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Pye Wacket was the codename for an experimental lenticular-form air-to-air missile developed by the Convair Division of the General Dynamics Corporation in 1957.


Project "Pye Wacket", officially known as the Lenticular Defense Missile (LDM) Program, was instituted in 1957 in response to a US Air Force request for a Defensive Anti-Missile System (DAMS) to protect the proposed B-70 Valkyrie supersonic strategic bomber from high-speed, high-altitude surface-to-air missiles (SAMs).

The Valkyrie's extreme speed and operating altitude provided excellent protection against the Soviet jet interceptor aircraft of the day, but the development of the first high-altitude Soviet SAM (the SA-2 Guideline) quickly eroded this technological edge. The SA-2, which had been in development since 1952, was showcased in the 1957 May Day parade, with CIA U-2 photoreconnaissance flights soon revealing hundreds of likely SA-2 battery sites in construction. Much to the alarm of US intelligence analysts, the missile was touted as having a maximum ceiling of 82,000 ft, more than high enough to engage any US aircraft in existence or development. Even the high-speed Valkyrie was now seen as seriously vulnerable before a single operational bomber was produced.


In a desperate effort to improve the bomber's perceived survivability against missiles, the DAMS specifications called for an air-launched defensive missile capable of engaging incoming missiles at relative speeds of up to Mach 7, surviving a rate of acceleration between 60-250g, and able to undertake rapid terminal-phase guidance changes in any direction.

Since these requirements far outstripped the traditional missile design of the time, Convair designers at the Pomona, Californiamarker Division envisioned a radical lenticular-shaped missile, designed to retain its speed and structural integrity at extremely high angles of attack (as would be required when intercepting a rapidly accelerating SAM from high altitude). The shape would also theoretically allow for near-perfect mass and weight distribution, giving the missile outstanding terminal agility.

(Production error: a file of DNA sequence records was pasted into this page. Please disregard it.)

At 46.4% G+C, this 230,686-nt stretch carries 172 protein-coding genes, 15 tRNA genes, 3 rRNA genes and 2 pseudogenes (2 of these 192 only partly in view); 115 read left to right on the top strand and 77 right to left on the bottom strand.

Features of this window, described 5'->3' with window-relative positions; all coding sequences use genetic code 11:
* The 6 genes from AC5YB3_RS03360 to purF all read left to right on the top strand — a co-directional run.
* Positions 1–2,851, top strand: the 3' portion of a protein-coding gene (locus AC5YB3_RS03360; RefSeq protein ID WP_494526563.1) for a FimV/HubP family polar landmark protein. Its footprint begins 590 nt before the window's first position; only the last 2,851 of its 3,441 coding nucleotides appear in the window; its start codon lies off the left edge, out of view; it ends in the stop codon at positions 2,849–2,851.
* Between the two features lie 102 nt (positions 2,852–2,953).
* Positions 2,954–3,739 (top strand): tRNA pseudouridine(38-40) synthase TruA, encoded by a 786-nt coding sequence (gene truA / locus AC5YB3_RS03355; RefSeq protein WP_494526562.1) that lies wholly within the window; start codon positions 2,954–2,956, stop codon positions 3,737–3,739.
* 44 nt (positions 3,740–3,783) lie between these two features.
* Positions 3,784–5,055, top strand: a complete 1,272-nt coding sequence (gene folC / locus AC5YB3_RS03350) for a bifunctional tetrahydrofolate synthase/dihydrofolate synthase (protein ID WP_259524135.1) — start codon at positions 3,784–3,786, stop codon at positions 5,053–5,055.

Initial feasibility studies were conducted by Convair engineers at the Air Proving Ground Center at Eglin AFBmarker and the Arnold Engineering Development Center at Arnold AFBmarker, with the full contract being awarded to Convair in June 1959.

Continued testing led to the construction of several early wind-tunnel models featuring various external control surfaces, which soon proved inadequate at supersonic speeds. The first functional prototype, built 2 years into development, featured a bank of six nitrogen-injected binary maneuvering thrusters mounted at the rear of a magnesium-alloy disc airframe with a wedge-shaped vertical cross section. The powerplant was three Thiokol M58A2 solid-fuel rocket motors, each producing 10200 lbs. thrust, propelling the missile to a max speed of Mach 6.5 with a max range of 72 nm.


The Valkyrie's exorbitant price tag and increasingly poor survivability against SAMs (exacerbated by the embarrassing 1960 U-2 incident) eventually doomed the XB-70 project in favor of increased funding for intercontinental ballistic missiles, and it was canceled by President John F. Kennedy on 28 March 1961. The Pye Wacket project was presumably abandoned shortly thereafter, though no documents attesting to the fate of the prototypes or further use of the technology have been released.

See also


  • Anderson, A. (March 1960). Force tests of lenticular configurations at supersonic speeds. (AD0315671).

  • Jenkins, Dennis R.; Tony R. Landis (2004). Valkyrie: North American's Mach 3 Superbomber, Specialty Press. ISBN 1580070728.

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